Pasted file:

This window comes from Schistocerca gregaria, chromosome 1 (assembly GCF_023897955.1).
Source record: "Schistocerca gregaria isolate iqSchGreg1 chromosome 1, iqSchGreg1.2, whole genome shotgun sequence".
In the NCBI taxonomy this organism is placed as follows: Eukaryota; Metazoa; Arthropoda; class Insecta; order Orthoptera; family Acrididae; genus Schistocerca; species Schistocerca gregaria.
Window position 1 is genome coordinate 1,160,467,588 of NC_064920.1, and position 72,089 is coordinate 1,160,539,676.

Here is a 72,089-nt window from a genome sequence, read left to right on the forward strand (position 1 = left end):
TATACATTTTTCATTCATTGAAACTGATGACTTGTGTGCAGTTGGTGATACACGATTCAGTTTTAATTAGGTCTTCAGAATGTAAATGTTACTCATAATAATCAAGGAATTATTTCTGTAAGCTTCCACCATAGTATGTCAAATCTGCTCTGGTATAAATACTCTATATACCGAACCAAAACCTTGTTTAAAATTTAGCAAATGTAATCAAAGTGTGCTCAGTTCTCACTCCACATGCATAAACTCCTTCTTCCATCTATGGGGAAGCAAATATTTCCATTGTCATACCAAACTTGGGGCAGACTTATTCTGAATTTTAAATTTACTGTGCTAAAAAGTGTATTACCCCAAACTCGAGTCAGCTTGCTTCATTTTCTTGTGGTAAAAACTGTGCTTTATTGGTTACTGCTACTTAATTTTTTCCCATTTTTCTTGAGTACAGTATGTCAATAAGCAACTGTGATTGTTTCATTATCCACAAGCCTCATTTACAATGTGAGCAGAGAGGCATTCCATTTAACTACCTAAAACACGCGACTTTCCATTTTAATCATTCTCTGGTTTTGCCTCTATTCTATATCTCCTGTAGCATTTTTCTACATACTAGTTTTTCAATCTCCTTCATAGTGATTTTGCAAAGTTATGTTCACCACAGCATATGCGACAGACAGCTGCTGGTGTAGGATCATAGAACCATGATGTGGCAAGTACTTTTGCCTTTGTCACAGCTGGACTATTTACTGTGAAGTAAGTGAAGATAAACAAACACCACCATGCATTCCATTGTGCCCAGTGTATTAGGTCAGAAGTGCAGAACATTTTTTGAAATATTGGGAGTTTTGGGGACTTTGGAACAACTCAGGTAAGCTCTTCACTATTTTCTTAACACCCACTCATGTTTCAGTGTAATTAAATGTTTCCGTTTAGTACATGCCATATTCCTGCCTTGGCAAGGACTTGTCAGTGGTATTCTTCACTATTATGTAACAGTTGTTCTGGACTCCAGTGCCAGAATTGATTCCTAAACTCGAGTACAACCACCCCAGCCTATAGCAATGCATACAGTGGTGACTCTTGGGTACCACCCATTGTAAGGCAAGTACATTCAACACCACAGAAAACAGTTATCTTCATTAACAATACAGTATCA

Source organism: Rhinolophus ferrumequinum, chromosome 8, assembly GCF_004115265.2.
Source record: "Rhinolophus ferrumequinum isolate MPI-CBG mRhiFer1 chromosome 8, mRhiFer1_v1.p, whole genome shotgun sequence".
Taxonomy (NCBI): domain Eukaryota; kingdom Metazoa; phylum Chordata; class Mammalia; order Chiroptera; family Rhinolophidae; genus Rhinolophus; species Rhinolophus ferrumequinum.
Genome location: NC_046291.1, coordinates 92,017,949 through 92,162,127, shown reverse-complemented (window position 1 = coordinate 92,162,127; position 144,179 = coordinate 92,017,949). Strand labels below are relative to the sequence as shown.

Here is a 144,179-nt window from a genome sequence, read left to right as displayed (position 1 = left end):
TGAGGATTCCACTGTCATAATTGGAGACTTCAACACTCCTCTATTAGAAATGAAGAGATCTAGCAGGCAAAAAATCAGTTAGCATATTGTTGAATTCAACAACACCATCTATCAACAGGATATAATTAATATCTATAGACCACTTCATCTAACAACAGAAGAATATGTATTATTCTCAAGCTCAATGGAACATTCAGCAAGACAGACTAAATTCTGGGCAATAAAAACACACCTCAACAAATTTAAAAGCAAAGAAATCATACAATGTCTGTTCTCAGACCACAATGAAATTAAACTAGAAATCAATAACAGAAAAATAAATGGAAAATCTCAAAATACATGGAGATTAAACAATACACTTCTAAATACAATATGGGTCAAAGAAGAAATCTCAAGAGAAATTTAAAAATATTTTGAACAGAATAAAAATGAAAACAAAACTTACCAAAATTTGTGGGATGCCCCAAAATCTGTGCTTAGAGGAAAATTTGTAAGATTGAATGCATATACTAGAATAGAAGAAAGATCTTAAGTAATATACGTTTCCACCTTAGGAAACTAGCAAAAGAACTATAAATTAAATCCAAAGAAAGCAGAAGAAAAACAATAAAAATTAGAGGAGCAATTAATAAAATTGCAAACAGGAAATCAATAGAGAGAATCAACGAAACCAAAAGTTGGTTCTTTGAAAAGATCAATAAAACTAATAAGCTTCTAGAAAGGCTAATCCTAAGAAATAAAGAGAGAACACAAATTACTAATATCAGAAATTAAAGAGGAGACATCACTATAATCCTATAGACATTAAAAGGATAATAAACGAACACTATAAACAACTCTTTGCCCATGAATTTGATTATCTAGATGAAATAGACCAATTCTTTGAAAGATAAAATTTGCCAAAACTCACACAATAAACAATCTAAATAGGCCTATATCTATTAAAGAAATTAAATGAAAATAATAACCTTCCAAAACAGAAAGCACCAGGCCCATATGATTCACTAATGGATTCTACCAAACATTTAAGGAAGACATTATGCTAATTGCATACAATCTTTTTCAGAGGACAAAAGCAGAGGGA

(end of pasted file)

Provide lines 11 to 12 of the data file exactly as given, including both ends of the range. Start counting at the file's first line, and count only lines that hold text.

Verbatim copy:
Here is a 144,179-nt window from a genome sequence, read left to right as displayed (position 1 = left end):
TGAGGATTCCACTGTCATAATTGGAGACTTCAACACTCCTCTATTAGAAATGAAGAGATCTAGCAGGCAAAAAATCAGTTAGCATATTGTTGAATTCAACAACACCATCTATCAACAGGATATAATTAATATCTATAGACCACTTCATCTAACAACAGAAGAATATGTATTATTCTCAAGCTCAATGGAACATTCAGCAAGACAGACTAAATTCTGGGCAATAAAAACACACCTCAACAAATTTAAAAGCAAAGAAATCATACAATGTCTGTTCTCAGACCACAATGAAATTAAACTAGAAATCAATAACAGAAAAATAAATGGAAAATCTCAAAATACATGGAGATTAAACAATACACTTCTAAATACAATATGGGTCAAAGAAGAAATCTCAAGAGAAATTTAAAAATATTTTGAACAGAATAAAAATGAAAACAAAACTTACCAAAATTTGTGGGATGCCCCAAAATCTGTGCTTAGAGGAAAATTTGTAAGATTGAATGCATATACTAGAATAGAAGAAAGATCTTAAGTAATATACGTTTCCACCTTAGGAAACTAGCAAAAGAACTATAAATTAAATCCAAAGAAAGCAGAAGAAAAACAATAAAAATTAGAGGAGCAATTAATAAAATTGCAAACAGGAAATCAATAGAGAGAATCAACGAAACCAAAAGTTGGTTCTTTGAAAAGATCAATAAAACTAATAAGCTTCTAGAAAGGCTAATCCTAAGAAATAAAGAGAGAACACAAATTACTAATATCAGAAATTAAAGAGGAGACATCACTATAATCCTATAGACATTAAAAGGATAATAAACGAACACTATAAACAACTCTTTGCCCATGAATTTGATTATCTAGATGAAATAGACCAATTCTTTGAAAGATAAAATTTGCCAAAACTCACACAATAAACAATCTAAATAGGCCTATATCTATTAAAGAAATTAAATGAAAATAATAACCTTCCAAAACAGAAAGCACCAGGCCCATATGATTCACTAATGGATTCTACCAAACATTTAAGGAAGACATTATGCTAATTGCATACAATCTTTTTCAGAGGACAAAAGCAGAGGGA